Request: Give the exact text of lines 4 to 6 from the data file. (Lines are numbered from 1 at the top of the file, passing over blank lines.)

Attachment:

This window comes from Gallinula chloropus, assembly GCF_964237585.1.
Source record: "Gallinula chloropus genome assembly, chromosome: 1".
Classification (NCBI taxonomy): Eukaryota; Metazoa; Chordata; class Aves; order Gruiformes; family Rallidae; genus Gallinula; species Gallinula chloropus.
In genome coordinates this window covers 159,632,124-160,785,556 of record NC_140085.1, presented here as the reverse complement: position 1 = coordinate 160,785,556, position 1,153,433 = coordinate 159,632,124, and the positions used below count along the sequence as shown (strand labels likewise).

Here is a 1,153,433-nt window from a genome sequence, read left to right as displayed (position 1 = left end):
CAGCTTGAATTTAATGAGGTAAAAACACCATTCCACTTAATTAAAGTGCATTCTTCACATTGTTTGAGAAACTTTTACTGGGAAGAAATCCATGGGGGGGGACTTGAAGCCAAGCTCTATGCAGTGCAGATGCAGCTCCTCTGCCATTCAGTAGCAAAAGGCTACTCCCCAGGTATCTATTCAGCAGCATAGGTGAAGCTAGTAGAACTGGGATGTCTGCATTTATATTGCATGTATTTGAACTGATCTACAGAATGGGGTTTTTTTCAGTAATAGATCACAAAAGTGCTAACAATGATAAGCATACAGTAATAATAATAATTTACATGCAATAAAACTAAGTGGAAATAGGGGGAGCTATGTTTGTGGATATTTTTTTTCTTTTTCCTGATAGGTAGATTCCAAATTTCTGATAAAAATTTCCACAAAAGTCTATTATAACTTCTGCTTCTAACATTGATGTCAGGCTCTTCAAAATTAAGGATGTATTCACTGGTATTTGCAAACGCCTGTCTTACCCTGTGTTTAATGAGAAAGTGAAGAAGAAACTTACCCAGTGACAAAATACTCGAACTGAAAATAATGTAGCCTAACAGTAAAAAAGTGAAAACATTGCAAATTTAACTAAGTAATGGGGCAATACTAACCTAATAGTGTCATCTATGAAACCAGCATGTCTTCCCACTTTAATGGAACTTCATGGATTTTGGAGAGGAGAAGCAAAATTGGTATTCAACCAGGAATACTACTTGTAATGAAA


In genome coordinates this window covers 159,632,124-160,785,556 of record NC_140085.1, presented here as the reverse complement: position 1 = coordinate 160,785,556, position 1,153,433 = coordinate 159,632,124, and the positions used below count along the sequence as shown (strand labels likewise).

Here is a 1,153,433-nt window from a genome sequence, read left to right as displayed (position 1 = left end):
CAGCTTGAATTTAATGAGGTAAAAACACCATTCCACTTAATTAAAGTGCATTCTTCACATTGTTTGAGAAACTTTTACTGGGAAGAAATCCATGGGGGGGGACTTGAAGCCAAGCTCTATGCAGTGCAGATGCAGCTCCTCTGCCATTCAGTAGCAAAAGGCTACTCCCCAGGTATCTATTCAGCAGCATAGGTGAAGCTAGTAGAACTGGGATGTCTGCATTTATATTGCATGTATTTGAACTGATCTACAGAATGGGGTTTTTTTCAGTAATAGATCACAAAAGTGCTAACAATGATAAGCATACAGTAATAATAATAATTTACATGCAATAAAACTAAGTGGAAATAGGGGGAGCTATGTTTGTGGATATTTTTTTTCTTTTTCCTGATAGGTAGATTCCAAATTTCTGATAAAAATTTCCACAAAAGTCTATTATAACTTCTGCTTCTAACATTGATGTCAGGCTCTTCAAAATTAAGGATGTATTCACTGGTATTTGCAAACGCCTGTCTTACCCTGTGTTTAATGAGAAAGTGAAGAAGAAACTTACCCAGTGACAAAATACTCGAACTGAAAATAATGTAGCCTAACAGTAAAAAAGTGAAAACATTGCAAATTTAACTAAGTAATGGGGCAATACTAACCTAATAGTGTCATCTATGAAACCAGCATGTCTTCCCACTTTAATGGAACTTCATGGATTTTGGAGAGGAGAAGCAAAATTGGTATTCAACCAGGAATACTACTTGTAATGAAA